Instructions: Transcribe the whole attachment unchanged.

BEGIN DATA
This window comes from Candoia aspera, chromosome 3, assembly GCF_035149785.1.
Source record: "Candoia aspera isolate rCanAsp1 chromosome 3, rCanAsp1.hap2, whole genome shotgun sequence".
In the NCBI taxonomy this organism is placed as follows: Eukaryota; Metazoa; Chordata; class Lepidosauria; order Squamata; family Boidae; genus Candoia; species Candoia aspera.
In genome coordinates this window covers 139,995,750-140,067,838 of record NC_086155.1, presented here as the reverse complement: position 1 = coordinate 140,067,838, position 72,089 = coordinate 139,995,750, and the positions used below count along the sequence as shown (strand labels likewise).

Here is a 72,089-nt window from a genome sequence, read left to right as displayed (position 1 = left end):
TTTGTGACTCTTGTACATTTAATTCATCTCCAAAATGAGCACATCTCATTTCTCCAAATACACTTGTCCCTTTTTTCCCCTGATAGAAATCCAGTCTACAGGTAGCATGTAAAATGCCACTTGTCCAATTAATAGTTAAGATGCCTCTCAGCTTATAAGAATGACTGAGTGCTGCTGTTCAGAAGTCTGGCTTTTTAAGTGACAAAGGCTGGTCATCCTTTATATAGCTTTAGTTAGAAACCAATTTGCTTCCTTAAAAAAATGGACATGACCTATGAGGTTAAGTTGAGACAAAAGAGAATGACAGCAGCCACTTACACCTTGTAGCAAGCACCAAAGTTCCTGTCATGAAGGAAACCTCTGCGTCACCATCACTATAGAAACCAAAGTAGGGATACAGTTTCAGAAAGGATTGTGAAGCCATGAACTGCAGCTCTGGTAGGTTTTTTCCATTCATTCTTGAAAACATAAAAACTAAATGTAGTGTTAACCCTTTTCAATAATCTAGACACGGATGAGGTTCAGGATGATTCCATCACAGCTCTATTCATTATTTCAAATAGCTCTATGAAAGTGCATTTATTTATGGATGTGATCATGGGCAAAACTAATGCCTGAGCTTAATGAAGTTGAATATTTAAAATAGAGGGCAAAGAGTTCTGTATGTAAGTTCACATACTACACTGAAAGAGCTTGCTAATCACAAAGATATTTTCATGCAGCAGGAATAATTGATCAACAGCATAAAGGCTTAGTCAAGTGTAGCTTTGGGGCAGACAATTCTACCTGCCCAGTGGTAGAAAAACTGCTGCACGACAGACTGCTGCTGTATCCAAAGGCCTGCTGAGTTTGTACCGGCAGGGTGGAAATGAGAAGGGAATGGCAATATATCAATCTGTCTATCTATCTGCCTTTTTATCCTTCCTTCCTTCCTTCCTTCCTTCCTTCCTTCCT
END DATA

This window comes from Candoia aspera, chromosome 3, assembly GCF_035149785.1.
Source record: "Candoia aspera isolate rCanAsp1 chromosome 3, rCanAsp1.hap2, whole genome shotgun sequence".
In the NCBI taxonomy this organism is placed as follows: Eukaryota; Metazoa; Chordata; class Lepidosauria; order Squamata; family Boidae; genus Candoia; species Candoia aspera.
In genome coordinates this window covers 139,995,750-140,067,838 of record NC_086155.1, presented here as the reverse complement: position 1 = coordinate 140,067,838, position 72,089 = coordinate 139,995,750, and the positions used below count along the sequence as shown (strand labels likewise).

Here is a 72,089-nt window from a genome sequence, read left to right as displayed (position 1 = left end):
TTTGTGACTCTTGTACATTTAATTCATCTCCAAAATGAGCACATCTCATTTCTCCAAATACACTTGTCCCTTTTTTCCCCTGATAGAAATCCAGTCTACAGGTAGCATGTAAAATGCCACTTGTCCAATTAATAGTTAAGATGCCTCTCAGCTTATAAGAATGACTGAGTGCTGCTGTTCAGAAGTCTGGCTTTTTAAGTGACAAAGGCTGGTCATCCTTTATATAGCTTTAGTTAGAAACCAATTTGCTTCCTTAAAAAAATGGACATGACCTATGAGGTTAAGTTGAGACAAAAGAGAATGACAGCAGCCACTTACACCTTGTAGCAAGCACCAAAGTTCCTGTCATGAAGGAAACCTCTGCGTCACCATCACTATAGAAACCAAAGTAGGGATACAGTTTCAGAAAGGATTGTGAAGCCATGAACTGCAGCTCTGGTAGGTTTTTTCCATTCATTCTTGAAAACATAAAAACTAAATGTAGTGTTAACCCTTTTCAATAATCTAGACACGGATGAGGTTCAGGATGATTCCATCACAGCTCTATTCATTATTTCAAATAGCTCTATGAAAGTGCATTTATTTATGGATGTGATCATGGGCAAAACTAATGCCTGAGCTTAATGAAGTTGAATATTTAAAATAGAGGGCAAAGAGTTCTGTATGTAAGTTCACATACTACACTGAAAGAGCTTGCTAATCACAAAGATATTTTCATGCAGCAGGAATAATTGATCAACAGCATAAAGGCTTAGTCAAGTGTAGCTTTGGGGCAGACAATTCTACCTGCCCAGTGGTAGAAAAACTGCTGCACGACAGACTGCTGCTGTATCCAAAGGCCTGCTGAGTTTGTACCGGCAGGGTGGAAATGAGAAGGGAATGGCAATATATCAATCTGTCTATCTATCTGCCTTTTTATCCTTCCTTCCTTCCTTCCTTCCTTCCTTCCTTCCT